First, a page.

In 2012, a “Down Under” team from Melbourne, Australia recognized LED lighting had finally reached a tipping point. LED technology was the most efficient way to create light, and affordable enough to pique consumers’ interest in bringing colored lighting to the home. And LIFX was born.
John Cameron, vice president, says LIFX launched as a successful Kickstarter campaign. From its crowd-funded beginnings, it has grown into a leading producer and seller of smart LED light bulbs. With headquarters in Melbourne and Silicon Valley, its bulbs brighten households in 80 countries around the globe.
Cameron says LIFX makes the world’s brightest, most efficient and versatile Wi-Fi LED light bulbs. The bulbs fit standard light sockets, are dimmable and can emit 1,000 shades of white light. The color model adds 16 million colors to accommodate a customer’s every mood.
From smartphone apps to brilliant voice control
Until 2015, LIFX customers controlled their smart bulbs using smartphones apps. Customers could turn them on or off by name, dim or brighten them, and select the color of light. They could also group the devices to control an entire room of lights at once. Advanced features let customers create schedules, custom color themes, even romantic flickering candle effects.
Without the phone, though, customers had no control.
Like Amazon, the LIFX team knew the future of customer interfaces lay in voice control. “We’re always looking for ways to let customers control [their lights] without hauling out their phone,” said Cameron. “When Alexa came along, it took everybody by storm.”
“That drove us to join Amazon's beta program for the Alexa Skills Kit (ASK)” says Daniel Hall, LIFX’s lead cloud engineer. Hall says the ASK documentation and APIs were easy to understand, making it possible for them to implement the first version of the LIFX skill in just two weeks. By the end of March 2015, LIFX had certified the skill and was ready to publish. The skill let customers control their lights just by saying “Alexa, tell ‘Life-ex’ to…”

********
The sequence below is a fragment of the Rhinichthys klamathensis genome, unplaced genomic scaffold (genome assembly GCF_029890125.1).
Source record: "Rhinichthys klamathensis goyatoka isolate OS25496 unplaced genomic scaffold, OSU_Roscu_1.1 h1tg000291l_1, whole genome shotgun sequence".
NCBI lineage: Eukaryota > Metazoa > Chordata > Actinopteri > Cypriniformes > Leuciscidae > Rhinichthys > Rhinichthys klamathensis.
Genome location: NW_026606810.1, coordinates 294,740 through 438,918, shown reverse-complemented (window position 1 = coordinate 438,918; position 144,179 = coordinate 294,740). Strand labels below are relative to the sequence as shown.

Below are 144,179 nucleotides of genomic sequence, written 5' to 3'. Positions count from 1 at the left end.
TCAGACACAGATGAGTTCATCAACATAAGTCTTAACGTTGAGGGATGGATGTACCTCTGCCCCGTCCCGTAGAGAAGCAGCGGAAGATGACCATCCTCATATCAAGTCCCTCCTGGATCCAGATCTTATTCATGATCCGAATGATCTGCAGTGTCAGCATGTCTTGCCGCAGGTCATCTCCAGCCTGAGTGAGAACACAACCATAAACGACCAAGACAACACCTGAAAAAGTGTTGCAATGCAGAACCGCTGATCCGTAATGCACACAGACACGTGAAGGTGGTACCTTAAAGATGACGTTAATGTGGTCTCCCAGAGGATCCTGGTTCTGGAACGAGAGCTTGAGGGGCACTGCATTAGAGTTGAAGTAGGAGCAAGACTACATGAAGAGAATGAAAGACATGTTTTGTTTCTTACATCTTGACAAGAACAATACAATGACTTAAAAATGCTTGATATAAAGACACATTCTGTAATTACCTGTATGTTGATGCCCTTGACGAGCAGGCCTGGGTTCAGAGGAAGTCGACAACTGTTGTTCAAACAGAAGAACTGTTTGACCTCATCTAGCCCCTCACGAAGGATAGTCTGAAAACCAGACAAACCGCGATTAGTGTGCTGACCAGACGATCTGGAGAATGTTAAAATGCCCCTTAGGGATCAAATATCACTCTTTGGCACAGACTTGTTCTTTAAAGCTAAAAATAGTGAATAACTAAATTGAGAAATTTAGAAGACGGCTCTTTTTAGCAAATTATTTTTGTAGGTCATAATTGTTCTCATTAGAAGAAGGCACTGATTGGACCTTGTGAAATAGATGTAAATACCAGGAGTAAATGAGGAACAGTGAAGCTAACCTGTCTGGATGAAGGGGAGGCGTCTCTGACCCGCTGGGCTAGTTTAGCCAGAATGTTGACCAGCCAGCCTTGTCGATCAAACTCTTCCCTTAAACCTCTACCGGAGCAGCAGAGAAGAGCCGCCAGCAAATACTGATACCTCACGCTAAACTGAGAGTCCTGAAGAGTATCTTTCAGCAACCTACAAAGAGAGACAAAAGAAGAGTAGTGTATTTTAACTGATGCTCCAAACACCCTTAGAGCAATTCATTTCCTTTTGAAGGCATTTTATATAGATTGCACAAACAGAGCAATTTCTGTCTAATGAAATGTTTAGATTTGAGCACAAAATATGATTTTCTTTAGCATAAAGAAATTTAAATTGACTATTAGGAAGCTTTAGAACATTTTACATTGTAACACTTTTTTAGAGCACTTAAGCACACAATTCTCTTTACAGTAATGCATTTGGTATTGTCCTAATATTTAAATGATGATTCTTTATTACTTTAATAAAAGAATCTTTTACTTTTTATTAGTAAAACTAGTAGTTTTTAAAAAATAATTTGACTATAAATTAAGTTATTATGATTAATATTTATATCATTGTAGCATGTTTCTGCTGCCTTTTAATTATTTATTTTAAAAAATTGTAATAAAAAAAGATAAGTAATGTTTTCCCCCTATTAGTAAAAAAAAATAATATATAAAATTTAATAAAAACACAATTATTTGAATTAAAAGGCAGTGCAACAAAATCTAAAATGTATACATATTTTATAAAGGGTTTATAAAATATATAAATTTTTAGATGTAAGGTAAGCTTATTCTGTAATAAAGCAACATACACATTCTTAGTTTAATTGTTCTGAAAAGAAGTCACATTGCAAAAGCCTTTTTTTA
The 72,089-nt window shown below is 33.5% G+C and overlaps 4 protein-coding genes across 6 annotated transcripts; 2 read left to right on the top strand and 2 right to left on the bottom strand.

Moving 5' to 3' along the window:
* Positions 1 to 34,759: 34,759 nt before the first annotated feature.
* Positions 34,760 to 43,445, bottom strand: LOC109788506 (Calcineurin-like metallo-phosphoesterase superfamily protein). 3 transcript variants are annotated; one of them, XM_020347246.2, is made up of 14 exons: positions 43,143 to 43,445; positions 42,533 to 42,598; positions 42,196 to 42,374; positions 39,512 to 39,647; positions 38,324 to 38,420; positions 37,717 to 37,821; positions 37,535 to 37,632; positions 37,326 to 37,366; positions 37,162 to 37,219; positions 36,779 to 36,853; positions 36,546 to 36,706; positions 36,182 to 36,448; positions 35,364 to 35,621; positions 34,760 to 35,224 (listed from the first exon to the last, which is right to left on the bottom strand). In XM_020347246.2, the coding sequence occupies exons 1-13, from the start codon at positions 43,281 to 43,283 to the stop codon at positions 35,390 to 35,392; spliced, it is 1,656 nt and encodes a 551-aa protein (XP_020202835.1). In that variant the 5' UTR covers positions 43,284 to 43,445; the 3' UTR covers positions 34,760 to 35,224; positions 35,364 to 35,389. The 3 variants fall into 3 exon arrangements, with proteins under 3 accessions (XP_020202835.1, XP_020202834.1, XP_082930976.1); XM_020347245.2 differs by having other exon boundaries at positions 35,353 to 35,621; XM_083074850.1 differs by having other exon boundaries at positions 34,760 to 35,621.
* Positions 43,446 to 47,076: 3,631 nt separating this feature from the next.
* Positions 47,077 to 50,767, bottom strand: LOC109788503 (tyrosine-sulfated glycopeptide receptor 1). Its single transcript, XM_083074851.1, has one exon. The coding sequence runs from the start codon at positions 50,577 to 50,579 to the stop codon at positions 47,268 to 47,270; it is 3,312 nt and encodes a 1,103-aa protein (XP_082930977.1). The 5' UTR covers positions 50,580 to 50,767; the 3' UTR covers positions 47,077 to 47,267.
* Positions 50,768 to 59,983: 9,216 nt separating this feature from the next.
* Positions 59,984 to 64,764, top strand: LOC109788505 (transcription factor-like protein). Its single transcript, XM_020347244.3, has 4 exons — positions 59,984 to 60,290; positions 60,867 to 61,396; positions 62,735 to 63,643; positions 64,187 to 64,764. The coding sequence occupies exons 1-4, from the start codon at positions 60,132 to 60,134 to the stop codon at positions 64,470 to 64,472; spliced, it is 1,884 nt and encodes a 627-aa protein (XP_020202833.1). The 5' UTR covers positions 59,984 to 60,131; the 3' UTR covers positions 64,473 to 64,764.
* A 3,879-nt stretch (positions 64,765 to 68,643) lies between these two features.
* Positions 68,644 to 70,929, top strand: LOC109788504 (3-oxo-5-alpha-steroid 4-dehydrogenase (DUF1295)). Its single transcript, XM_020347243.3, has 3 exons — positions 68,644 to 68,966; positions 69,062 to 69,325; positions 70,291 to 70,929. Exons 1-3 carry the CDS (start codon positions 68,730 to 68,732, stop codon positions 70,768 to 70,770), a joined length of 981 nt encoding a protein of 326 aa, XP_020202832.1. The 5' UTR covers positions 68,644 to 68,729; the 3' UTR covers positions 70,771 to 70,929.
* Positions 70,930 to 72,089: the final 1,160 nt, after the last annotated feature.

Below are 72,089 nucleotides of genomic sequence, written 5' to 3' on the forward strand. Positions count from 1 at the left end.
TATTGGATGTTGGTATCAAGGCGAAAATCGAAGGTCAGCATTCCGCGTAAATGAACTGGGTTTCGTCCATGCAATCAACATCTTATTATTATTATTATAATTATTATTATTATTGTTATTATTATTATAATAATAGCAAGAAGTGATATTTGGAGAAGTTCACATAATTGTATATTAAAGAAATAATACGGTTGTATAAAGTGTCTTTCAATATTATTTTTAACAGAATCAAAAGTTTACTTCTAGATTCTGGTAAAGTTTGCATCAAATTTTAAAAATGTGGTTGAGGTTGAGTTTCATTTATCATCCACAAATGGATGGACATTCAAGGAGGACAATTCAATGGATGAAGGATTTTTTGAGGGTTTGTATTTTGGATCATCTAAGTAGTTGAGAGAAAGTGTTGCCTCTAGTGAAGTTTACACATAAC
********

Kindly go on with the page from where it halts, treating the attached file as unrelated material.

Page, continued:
Since the LIFX skill launch, ASK has added custom slots, a simpler and more accurate way of conveying customer-defined names for bulbs and groups of bulbs. Hall says that custom slots is something that LIFX would be interested in implementing in the future.
Alexa skill + Smart Home skill = A win for everyone
Hall saw another opportunity when Amazon announced the beta for the Smart Home Skill API. Smart Home defined standard utterances for common devices, like lights and thermostats. Its product-agnostic approach also simplified customer operation of the devices. Instead of:
Alexa, tell ‘Life-Ex’ to turn on my lights
The customer can just say:
Alexa, turn on my lights
Hall joined the smart home beta program and created a skill that supported on/off and brightness for light groups. When Amazon released the Smart Home Skill API in April 2016, he was ready to go.
Although a Smart Home skill is great for the standard operations customers use across various devices, LIFX will keep its custom skill for now. “Having a custom skill is a useful way for LIFX to move beyond standard functionality,” says Hall. “With the LIFX skill, our customers can still use Alexa to access what’s unique about LIFX products. It’s a win-win situation.”
Hall points to LIFX bulbs having an almost infinite number of light hues and colors. Today’s smart home skill allows customers to dim or brighten the lights, but customers want to voice control of those colors. The LIFX custom Alexa skill lets them access these and other features unique to LIFX devices. For example:
Alexa, tell `Life-Ex` to make my lights blue
Alexa, tell `Life-Ex` to change the Living Room lights to red
Hall says the Alexa team has shown genuine interest in feedback from LIFX on future features in Smart Home, such as color support.
The results—and the future—are brilliant
Cameron says the adoption of the LIFX Alexa skills by customers has been incredibly fast. “We have launched many different integrations with many different services. Adoption of Alexa was an order of magnitude faster than any other,” Cameron claimed.
As for the future, Cameron says voice is the new operating system. “We're excited about what can be done with voice. We’re only just seeing the beginning of it. We see voice as a critical part of lighting, of course, but we don’t just see ourselves as just a lighting company. We’re exploring everything that might plug into a light socket.”
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